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  • Hayley Sayre

Measure Twice, Cut Once! Taking Advantage of eLearning Templates

Do the words, "let's start from scratch" give you a shudder of anxiety? Have you ever spent a ton of time on a project only to realize you need to go back to the drawing board and begin again? If so, read on to see how the humble template can save the day!


"By failing to prepare, you are preparing to fail." - Benjamin Franklin

The Paradoxical Efficiency of Slowing Down

Sitting down to tackle a fresh project can be exciting, and it's often tempting to dive in headfirst and start turning your sparks of creativity into the finished product as quickly as possible. However, there are some great reasons to slow down and move more methodically through the process. Starting out by creating a storyboad and script might feel like it's slowing you down (and to be fair - it just might!) but these extra steps can actually save you a lot of time in the long run.


I have been creating educational materials for years, and this has been a lesson I've learned firsthand. I have found that creating and using my own storyboards has saved me countless hours of time making projects from scratch. Storyboards help you map out a visual plan for your project in a structured outline. Not only do these help you to approach your project

with a detailed and organized plan, but they also provide a way to efficiently and clearly share your plan with colleagues and stakeholders. This can save you the headache (or heartache) of encountering disagreements or mistakes later in the game, and the need to go back to make major edits to a final draft.


Stepping now into the world of eLearning, I am excited to learn more about creating scripts. Whether your project includes spoken and/or written narration, getting the language, vocabulary, tone, and pacing right is critical to a successful course. Since we've been exploring branching scenarios, this is particularly important. In a scenario-based course, there are so many possible pathways that you can't possibly end up with a coherent, engaging, and effective story without setting up a carefully planned script. [1]


Searching For Storyboards

Storyboards and scripts may be your new best friend, but why reinvent the wheel when you can simply find these tools online? One of the best parts of eLearning is the robust community of designers, many of whom are all too glad to share their treasure trove of resources with you! You'll be glad to know how easy it is to find a wide variety of high-quality eLearning templates with just a few clicks. Whether you need a simple or a complex template, with or without images - the right tool is out there for you. Your needs will almost certainly change from one project to the next, so getting comfortable searching for templates online is a great skill to have! One of the places I always like to start is the "Downloads" section of the eLearning Heroes community. Treasure awaits you! You'll see a ton of available storyboards and templates perfectly tailored to what you need.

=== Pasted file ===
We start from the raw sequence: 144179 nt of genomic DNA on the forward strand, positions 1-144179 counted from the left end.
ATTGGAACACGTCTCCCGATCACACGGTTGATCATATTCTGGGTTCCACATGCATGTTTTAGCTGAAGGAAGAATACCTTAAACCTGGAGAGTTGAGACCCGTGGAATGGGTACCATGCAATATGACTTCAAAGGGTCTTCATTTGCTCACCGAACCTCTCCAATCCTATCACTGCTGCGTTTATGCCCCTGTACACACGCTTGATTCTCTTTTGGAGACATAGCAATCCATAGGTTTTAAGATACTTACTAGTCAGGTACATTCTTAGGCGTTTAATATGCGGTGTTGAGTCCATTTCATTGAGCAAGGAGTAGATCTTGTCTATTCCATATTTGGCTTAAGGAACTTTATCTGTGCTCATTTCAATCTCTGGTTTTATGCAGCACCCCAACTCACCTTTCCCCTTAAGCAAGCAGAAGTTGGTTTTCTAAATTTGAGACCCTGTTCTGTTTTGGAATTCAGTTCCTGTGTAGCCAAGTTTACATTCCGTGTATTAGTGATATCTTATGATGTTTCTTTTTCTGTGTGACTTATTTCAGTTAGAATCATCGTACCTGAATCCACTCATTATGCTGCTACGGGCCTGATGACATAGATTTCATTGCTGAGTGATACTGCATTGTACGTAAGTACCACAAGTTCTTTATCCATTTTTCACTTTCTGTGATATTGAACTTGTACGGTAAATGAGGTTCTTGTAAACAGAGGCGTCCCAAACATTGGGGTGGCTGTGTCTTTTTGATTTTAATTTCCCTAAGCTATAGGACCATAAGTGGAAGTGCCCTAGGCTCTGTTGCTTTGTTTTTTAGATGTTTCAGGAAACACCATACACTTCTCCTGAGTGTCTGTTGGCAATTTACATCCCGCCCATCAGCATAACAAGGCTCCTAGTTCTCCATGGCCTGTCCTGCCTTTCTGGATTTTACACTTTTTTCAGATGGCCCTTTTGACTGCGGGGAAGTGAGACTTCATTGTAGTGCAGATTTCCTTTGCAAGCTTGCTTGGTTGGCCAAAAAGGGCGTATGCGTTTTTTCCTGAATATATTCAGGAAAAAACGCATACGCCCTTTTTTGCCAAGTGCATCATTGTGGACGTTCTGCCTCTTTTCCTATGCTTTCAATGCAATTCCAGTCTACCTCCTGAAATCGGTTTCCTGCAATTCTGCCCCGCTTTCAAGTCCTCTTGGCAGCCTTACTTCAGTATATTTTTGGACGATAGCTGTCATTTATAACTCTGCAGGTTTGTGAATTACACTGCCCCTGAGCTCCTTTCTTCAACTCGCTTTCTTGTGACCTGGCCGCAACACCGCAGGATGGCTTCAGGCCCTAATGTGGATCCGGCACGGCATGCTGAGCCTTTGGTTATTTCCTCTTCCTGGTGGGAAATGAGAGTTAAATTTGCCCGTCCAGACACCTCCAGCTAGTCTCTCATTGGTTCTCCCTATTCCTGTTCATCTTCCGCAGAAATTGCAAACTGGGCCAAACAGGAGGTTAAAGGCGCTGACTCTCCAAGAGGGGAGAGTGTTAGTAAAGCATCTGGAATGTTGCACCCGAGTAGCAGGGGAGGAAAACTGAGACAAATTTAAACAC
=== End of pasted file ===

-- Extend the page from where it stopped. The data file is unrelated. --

Template Examples

Example #1 is from Jeanette Brooks in the eLearning Heroes community. This is a simple storyboard that offers plenty of room for adding details including text, media descriptions, scripts, and any notes for your team members or stakeholders. This storyboard offers a nice balance of offering plenty of room for detail while still being easy to review and quick to fill out - it would be a great choice for ironing out plans with your SME! Depending on how many branching options or visual examples you'd like to include, this one might feel a little cramped.


Example #2 can be downloaded from the eLearning Art site. While the previous storyboard might not be the best choice if you want to add additional elements beyond text and links, this layout offers a little more flexibility and space. One strength of this storyboard is keeping the focus on what the learner will see and hear, which will help to clarify the presentation plan with your stakeholders before putting together the final project. There is room to add media examples and plenty of room for development and navigation notes. Keep in mind some sound advice from Tim Slade on sharing visuals with your stakeholders; "if I can get them focused on the content and not worry about the visuals, the better off it is for me," [2]. He argues that visuals can often distract from the learning content, so limiting media examples might help you out as you share your initial storyboards with your team.


Keep in mind that you can tailor any of the storyboards you find to your needs! You're the boss, applesauce - don't be afraid to edit headings and make room for what is most important to you and your team.


References

[1] Pappas, C. (2021a, May 12). 9 Tips To Write Narration Scripts For Branching Scenarios In eLearning. eLearning Industry. Retrieved February 15, 2022, from https://elearningindustry.com/tips-write-narration-scripts-branching-scenarios-elearning


[2] Slade, T. (2018, August 31). Why you should start with an elearning storyboard. YouTube. Retrieved February 10, 2022, from https://www.youtube.com/watch?v=gF-REyym-GU



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